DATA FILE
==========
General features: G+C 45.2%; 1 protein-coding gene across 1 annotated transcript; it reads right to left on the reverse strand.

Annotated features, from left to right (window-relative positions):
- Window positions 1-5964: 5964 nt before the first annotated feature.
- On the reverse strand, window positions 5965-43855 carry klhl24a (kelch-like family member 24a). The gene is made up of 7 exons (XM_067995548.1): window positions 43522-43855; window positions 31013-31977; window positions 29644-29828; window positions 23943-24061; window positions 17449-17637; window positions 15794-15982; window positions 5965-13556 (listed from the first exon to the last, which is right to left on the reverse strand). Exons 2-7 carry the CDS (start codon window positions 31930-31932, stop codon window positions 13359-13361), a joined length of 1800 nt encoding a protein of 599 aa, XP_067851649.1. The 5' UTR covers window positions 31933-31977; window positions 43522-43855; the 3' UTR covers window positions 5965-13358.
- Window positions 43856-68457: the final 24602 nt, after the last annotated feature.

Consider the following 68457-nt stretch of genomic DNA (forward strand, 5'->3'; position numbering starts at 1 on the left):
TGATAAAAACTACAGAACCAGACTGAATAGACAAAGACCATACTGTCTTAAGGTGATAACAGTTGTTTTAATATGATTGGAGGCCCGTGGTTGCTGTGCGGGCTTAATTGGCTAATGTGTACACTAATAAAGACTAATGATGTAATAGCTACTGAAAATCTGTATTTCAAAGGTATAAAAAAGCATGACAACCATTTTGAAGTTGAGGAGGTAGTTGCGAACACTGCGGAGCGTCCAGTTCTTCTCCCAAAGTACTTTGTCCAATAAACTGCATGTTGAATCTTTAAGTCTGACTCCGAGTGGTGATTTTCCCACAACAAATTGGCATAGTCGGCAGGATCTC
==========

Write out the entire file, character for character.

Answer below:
General features: G+C 45.2%; 1 protein-coding gene across 1 annotated transcript; it reads right to left on the reverse strand.

Annotated features, from left to right (window-relative positions):
- Window positions 1-5964: 5964 nt before the first annotated feature.
- On the reverse strand, window positions 5965-43855 carry klhl24a (kelch-like family member 24a). The gene is made up of 7 exons (XM_067995548.1): window positions 43522-43855; window positions 31013-31977; window positions 29644-29828; window positions 23943-24061; window positions 17449-17637; window positions 15794-15982; window positions 5965-13556 (listed from the first exon to the last, which is right to left on the reverse strand). Exons 2-7 carry the CDS (start codon window positions 31930-31932, stop codon window positions 13359-13361), a joined length of 1800 nt encoding a protein of 599 aa, XP_067851649.1. The 5' UTR covers window positions 31933-31977; window positions 43522-43855; the 3' UTR covers window positions 5965-13358.
- Window positions 43856-68457: the final 24602 nt, after the last annotated feature.

Consider the following 68457-nt stretch of genomic DNA (forward strand, 5'->3'; position numbering starts at 1 on the left):
TGATAAAAACTACAGAACCAGACTGAATAGACAAAGACCATACTGTCTTAAGGTGATAACAGTTGTTTTAATATGATTGGAGGCCCGTGGTTGCTGTGCGGGCTTAATTGGCTAATGTGTACACTAATAAAGACTAATGATGTAATAGCTACTGAAAATCTGTATTTCAAAGGTATAAAAAAGCATGACAACCATTTTGAAGTTGAGGAGGTAGTTGCGAACACTGCGGAGCGTCCAGTTCTTCTCCCAAAGTACTTTGTCCAATAAACTGCATGTTGAATCTTTAAGTCTGACTCCGAGTGGTGATTTTCCCACAACAAATTGGCATAGTCGGCAGGATCTC